A rapid-fire history of our world, from the beginning of time as we know it to present day. This two-hour CGI-driven special delves into the key turning points: the formation of earth, emergence of life, spread of man and the growth of civilization - and reveals their surprising connections to our world today.
In the opening episode of the series, Professor Andrew Wallace-Hadrill takes us on a journey across stunning locations in Greece and Italy to find out how Athens gave birth to the idea of a city run by free citizens 2,500 years ago. Every aspect of daily life from defence to waste disposal was controlled not by a king, but by the Athenians themselves. Ultimately, this radical new system would define a way of life and the Athenians would give it a name.
Cleopatra was one of the most famous women who ever lived, yet she remains an enigma as most of her world has long since vanished. Roman sources portray her as a seductress but by examining evidence from all over Egypt a different picture emerges. With drama and CGI we bring back to life some of amazing monuments that made her city of Alexandria great and construct a new 3D image of the woman herself.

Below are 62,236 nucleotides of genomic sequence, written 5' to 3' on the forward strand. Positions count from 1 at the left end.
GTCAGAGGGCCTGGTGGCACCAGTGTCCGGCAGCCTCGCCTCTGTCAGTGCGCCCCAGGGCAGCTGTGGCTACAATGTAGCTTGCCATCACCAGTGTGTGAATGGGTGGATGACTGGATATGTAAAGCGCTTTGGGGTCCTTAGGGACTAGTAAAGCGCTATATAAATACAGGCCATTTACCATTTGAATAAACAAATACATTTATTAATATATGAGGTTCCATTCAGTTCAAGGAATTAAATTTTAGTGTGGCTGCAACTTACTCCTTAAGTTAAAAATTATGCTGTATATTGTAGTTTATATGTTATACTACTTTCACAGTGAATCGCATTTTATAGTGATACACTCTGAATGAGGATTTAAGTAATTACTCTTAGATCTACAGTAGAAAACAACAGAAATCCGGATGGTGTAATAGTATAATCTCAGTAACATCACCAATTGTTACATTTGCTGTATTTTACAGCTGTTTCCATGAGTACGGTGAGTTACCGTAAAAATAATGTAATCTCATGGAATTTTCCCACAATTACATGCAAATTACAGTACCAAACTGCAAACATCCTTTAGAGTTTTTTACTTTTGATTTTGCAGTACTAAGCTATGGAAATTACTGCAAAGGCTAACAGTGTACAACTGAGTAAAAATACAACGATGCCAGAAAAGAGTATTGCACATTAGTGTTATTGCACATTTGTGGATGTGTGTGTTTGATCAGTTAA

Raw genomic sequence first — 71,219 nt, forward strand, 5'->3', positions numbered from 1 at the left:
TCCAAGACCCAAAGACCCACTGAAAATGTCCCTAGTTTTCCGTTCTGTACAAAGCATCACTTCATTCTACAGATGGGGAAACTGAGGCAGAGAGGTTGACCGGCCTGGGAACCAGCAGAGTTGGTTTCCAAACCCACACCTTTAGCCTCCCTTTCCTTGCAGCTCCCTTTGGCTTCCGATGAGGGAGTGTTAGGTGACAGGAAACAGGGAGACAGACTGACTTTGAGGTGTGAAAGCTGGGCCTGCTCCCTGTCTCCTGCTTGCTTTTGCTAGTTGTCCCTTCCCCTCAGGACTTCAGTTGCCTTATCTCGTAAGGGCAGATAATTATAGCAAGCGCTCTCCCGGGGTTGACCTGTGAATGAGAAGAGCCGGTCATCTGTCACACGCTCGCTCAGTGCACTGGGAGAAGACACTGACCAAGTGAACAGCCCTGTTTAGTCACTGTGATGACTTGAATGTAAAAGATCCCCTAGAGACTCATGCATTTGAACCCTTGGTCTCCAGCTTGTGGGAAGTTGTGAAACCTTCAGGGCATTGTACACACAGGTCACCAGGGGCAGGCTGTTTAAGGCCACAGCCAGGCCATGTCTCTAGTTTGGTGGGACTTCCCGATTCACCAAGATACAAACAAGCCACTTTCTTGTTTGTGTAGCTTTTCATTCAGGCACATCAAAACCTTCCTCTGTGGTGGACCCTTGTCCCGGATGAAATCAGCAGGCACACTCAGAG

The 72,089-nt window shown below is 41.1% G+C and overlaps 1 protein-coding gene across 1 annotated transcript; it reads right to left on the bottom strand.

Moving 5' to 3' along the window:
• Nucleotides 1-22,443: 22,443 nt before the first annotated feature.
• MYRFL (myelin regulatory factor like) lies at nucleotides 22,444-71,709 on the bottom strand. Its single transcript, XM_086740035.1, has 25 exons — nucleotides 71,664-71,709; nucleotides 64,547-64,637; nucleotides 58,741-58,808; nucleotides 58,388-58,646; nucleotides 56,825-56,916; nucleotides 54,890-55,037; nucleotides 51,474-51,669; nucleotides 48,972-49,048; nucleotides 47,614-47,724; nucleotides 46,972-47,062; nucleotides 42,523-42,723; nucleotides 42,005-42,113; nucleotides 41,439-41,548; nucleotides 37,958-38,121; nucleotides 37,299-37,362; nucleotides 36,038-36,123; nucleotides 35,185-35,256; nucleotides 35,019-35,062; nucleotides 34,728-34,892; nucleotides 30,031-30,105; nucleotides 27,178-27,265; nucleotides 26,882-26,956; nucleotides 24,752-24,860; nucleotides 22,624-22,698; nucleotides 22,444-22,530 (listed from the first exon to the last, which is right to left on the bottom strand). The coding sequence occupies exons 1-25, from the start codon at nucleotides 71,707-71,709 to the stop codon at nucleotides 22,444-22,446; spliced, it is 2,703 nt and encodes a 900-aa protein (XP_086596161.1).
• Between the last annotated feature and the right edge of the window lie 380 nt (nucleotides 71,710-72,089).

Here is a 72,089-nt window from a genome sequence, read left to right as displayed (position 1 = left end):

He begins with an epic journey into the remote Peruvian Andes in search of the mysterious Chachapoya people. Once numbering half a million, they were known as the 'People of the Clouds'. Dr Cooper reveals how they developed sophisticated methods of recording stories, traded in exotic goods found hundreds of miles from their territory, and had funeral traditions that challenge assumptions about ancient human behaviour. His search for evidence takes him to astonishing cliff tombs untouched for 500 years and one of the most spectacular fortresses in South America, where the fate of the Chachapoya is revealed.
In the region that includes the Mediterranean, the Aegean, Mesopotamia and Egypt, the Bronze Age arrived about 3000 BC and lasted nearly 2000 years. What singled out this period and the new societies and cities that emerged? The development of formal writing is one among several important factors.
Neil follows the rise of Clan Stewart to become Scotland’s Royal dynasty. It’s the blood soaked tale of a bitter family feud. In a vicious contest, using clan power to plot, manoeuvre and murder their way to power, the story culminates with the dramatic assassination of King James I below a tennis court in Perth, 1437. Neil traces this family feud through clan combat, royal romances and spectacular Renaissance courts to the brutal torture and execution of the last rival Stewart, Walter Atholl, when the king’s widowed Queen Joan wreaks a terrible revenge for his treachery.